When they came together in Galilee, he said to them, “The Son of Man is going to be betrayed into the hands of men. They will kill him, and on the third day he will be raised to life.” And the disciples were filled with grief.
After Jesus and his disciples arrived in Capernaum, the collectors of the two-drachma tax came to Peter and asked, “Doesn’t your teacher pay the Temple tax?”
“Yes, he does,” he replied.
When Peter came into the house, Jesus was the first to speak. “What do you think, Simon?” he asked. “From whom do the kings of the earth collect duty and taxes—from their own sons or from others?”
“From others,” Peter answered.
“Then the sons are exempt,” Jesus said to him. “But so that we may not offend them, go to the lake and throw out your line. Take the first fish you catch; open its mouth and you will find a four-drachma coin. Take it and give it to them for my tax and yours.”
—Matthew 17:22-27, NIV
Have you ever had an odd memory from your distant past surface at an unexpected moment and shed light on everything that’s going on? Well, that’s what must have happened to Peter. Today Matthew retells one of Peter’s recollections. It was an incident that must have seemed unremarkable at the time, but later events shed new light on its meaning.
One day the Temple tax was due. The men came to collect it and asked Peter if Jesus paid the tax, and Peter said yes. (This was a fair question; the tax was not enforceable by law, some sects paid it and others did not.) When Peter went into the house to get the money, Jesus posed him an odd question, “Do the kings of this earth collect customs duties from their sons or from strangers?” We might rephrase in modern terms: “Do nations charge import duties on domestic goods or on foreign goods?”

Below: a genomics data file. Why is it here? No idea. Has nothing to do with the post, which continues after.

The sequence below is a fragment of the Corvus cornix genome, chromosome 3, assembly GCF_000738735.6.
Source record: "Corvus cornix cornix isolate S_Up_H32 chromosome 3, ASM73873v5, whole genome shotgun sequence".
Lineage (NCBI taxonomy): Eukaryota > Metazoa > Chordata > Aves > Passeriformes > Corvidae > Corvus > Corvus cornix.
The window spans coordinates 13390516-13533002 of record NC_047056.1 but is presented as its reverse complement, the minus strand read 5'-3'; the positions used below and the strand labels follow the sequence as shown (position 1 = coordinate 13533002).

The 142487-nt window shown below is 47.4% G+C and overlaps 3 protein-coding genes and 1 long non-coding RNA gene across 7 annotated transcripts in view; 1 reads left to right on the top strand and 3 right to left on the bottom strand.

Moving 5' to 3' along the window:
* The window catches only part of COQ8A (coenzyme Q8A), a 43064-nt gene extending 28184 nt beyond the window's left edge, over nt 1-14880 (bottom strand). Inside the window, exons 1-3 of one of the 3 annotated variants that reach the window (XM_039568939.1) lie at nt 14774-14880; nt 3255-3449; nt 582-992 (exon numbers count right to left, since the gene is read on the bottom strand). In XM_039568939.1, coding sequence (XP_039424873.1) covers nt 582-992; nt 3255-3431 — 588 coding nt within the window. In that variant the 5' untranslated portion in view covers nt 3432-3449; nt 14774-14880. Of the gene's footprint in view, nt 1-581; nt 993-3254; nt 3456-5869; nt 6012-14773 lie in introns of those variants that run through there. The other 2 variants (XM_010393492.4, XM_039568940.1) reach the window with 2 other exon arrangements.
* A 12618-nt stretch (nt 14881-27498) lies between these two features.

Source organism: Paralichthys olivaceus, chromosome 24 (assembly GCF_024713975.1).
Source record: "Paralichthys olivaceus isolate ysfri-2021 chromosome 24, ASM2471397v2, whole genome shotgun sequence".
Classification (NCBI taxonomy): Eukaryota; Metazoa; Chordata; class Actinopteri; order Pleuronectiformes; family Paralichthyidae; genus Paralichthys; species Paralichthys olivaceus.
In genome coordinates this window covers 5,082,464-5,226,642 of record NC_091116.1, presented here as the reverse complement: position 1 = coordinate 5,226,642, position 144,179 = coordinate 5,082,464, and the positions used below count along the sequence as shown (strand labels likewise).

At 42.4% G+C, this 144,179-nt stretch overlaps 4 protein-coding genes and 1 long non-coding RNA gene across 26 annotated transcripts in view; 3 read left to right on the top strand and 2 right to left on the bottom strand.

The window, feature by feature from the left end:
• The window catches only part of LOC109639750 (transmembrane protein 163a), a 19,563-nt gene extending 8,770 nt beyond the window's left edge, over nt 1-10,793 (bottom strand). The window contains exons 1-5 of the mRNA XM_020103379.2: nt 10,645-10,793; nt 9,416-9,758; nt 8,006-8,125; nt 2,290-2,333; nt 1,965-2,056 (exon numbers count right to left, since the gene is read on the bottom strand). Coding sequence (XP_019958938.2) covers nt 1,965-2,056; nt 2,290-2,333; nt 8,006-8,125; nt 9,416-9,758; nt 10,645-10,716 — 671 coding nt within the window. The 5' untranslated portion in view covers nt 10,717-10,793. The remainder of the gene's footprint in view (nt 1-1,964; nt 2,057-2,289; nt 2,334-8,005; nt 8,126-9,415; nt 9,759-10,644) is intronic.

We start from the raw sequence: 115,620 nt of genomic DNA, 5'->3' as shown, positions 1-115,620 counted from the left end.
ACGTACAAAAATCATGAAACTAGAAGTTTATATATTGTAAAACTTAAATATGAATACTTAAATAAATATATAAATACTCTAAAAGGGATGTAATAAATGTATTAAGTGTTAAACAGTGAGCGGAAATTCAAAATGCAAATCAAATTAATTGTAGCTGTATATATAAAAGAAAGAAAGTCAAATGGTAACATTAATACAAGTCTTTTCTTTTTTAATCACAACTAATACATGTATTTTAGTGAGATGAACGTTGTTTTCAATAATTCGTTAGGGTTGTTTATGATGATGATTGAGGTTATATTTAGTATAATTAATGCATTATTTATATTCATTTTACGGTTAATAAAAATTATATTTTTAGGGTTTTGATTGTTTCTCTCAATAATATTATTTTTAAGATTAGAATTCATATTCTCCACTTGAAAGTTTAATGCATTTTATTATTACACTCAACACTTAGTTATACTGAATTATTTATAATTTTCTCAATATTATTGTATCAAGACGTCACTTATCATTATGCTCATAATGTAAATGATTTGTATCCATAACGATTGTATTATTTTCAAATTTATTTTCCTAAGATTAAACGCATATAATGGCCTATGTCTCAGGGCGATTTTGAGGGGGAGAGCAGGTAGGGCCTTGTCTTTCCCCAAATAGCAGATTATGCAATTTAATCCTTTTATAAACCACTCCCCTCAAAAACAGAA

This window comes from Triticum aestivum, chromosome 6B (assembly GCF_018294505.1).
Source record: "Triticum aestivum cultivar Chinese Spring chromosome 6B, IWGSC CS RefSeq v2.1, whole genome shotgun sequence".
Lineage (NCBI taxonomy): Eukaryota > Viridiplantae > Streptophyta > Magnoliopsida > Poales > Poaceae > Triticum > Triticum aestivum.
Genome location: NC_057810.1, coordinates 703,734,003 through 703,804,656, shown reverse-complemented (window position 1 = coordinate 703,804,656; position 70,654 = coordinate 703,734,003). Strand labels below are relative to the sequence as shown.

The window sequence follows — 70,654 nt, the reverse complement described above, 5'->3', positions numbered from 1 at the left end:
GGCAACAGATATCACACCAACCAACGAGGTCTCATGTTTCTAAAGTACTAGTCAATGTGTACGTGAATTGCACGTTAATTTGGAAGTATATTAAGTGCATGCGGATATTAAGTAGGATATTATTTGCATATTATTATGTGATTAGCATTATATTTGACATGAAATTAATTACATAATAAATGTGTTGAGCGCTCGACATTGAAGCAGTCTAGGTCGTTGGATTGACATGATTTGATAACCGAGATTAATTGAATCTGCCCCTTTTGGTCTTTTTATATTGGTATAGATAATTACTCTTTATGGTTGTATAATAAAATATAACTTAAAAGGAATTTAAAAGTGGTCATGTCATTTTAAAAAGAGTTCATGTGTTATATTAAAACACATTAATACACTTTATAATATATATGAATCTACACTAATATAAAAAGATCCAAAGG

The answer must have seemed as obvious as the question seemed off the wall. I’m sure Peter didn’t understand what Jesus’ point was in asking it, but he answered it anyway. Of course, import duties are charged against foreign goods, not domestic ones; in the same way, the earthly kings of Peter’s day didn’t collect taxes from their own sons, but from strangers. So Peter said so.
“Okay, then the king’s sons are exempt,” Jesus concluded. This seemed to be very obvious, but what did it have to do with the Temple tax and the men who stood at the door to collect it? Then Jesus continued by saying, “But so we don’t offend them, go put a line into the lake. The first fish you catch will have a coin in it. Use that to pay the tax for both of us.” And it happened that way.
So here we are, several years later. The disciples went through incredible trauma as they watched as Jesus was betrayed, arrested, and tried. They were stunned by the verdict. When Jesus was crucified, they were all terrified of the authorities and hid out at Mary’s house—all except John his best friend, Mary his mother, and some of the other women who had no fear of prosecution. There were days of uncertainty while they tried to pick up the pieces, during which, one by one, the disciples claimed that they had seen Jesus, that He had risen from the grave and was alive once more! Those who did not have this experience thought the others were crazy until they also saw their risen Lord. No sooner were they all caught up in the excitement of it all that Jesus ascended into heaven and left them with the task of spreading his message.
So I guess Peter can be excused for not realizing what this incident had meant. After all, he like all the other disciples had really been through the wringer, and that bit with the fish was a major distraction from what was really going on.